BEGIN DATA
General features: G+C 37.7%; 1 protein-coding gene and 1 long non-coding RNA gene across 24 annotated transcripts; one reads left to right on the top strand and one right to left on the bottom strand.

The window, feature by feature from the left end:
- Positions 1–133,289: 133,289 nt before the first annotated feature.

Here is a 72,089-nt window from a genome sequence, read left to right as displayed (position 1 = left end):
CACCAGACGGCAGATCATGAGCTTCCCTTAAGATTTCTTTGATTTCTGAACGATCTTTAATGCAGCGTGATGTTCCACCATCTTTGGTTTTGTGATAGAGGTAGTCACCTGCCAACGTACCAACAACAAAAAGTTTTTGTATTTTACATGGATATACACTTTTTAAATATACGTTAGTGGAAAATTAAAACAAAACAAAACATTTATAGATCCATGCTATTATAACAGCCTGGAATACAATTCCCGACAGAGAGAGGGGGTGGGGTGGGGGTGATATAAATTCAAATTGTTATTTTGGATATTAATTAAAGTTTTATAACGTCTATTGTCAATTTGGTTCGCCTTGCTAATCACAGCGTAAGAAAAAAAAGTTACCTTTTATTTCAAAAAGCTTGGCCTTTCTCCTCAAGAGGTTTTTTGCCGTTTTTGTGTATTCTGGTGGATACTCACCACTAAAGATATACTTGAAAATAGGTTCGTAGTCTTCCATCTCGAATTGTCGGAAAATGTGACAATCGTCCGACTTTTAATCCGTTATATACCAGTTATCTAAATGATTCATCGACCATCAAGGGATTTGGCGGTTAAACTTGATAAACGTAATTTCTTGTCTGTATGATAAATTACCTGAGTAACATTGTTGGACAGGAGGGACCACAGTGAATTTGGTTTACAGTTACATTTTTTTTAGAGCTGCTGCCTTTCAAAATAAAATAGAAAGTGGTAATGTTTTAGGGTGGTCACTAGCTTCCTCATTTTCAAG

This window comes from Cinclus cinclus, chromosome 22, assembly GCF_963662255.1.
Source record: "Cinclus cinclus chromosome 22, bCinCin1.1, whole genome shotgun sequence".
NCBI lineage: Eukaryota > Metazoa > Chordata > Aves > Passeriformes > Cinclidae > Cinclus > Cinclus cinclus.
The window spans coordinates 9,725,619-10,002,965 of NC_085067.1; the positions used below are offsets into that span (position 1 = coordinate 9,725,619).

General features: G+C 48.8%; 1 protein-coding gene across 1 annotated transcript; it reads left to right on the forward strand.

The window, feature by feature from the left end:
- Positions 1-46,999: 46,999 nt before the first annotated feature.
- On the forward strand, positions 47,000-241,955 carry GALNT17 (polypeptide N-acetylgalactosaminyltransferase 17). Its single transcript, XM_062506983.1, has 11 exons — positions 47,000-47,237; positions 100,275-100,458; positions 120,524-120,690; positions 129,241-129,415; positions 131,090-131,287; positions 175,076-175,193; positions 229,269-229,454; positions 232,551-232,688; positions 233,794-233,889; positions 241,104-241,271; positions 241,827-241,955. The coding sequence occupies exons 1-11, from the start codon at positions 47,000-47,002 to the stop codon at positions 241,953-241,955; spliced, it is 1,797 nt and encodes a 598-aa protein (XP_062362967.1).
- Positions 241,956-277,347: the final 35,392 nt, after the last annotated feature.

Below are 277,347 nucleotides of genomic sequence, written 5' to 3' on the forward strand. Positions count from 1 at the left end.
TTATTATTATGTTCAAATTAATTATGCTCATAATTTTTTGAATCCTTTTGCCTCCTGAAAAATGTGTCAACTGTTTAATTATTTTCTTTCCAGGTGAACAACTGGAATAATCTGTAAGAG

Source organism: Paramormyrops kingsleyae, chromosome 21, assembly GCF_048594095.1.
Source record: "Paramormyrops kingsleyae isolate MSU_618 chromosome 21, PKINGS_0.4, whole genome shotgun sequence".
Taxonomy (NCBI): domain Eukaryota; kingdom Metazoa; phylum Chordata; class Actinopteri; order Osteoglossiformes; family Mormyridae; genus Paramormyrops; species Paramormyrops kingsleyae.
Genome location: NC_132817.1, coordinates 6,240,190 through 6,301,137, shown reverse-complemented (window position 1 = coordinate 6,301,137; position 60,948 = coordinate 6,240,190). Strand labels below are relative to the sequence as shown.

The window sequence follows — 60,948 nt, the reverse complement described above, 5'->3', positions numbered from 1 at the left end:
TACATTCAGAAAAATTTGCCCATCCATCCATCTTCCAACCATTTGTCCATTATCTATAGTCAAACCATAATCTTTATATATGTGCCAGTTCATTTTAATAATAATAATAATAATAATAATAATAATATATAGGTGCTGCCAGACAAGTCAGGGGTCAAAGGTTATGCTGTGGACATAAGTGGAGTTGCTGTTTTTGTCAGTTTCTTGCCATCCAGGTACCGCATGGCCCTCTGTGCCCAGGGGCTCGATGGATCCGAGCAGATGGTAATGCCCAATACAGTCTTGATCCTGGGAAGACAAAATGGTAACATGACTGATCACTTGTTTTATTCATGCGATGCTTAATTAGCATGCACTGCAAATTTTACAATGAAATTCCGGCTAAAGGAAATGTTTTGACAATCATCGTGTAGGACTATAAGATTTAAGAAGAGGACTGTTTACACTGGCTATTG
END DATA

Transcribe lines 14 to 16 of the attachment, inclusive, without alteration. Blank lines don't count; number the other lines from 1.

- Positions 241,956-277,347: the final 35,392 nt, after the last annotated feature.

Below are 277,347 nucleotides of genomic sequence, written 5' to 3' on the forward strand. Positions count from 1 at the left end.
TTATTATTATGTTCAAATTAATTATGCTCATAATTTTTTGAATCCTTTTGCCTCCTGAAAAATGTGTCAACTGTTTAATTATTTTCTTTCCAGGTGAACAACTGGAATAATCTGTAAGAG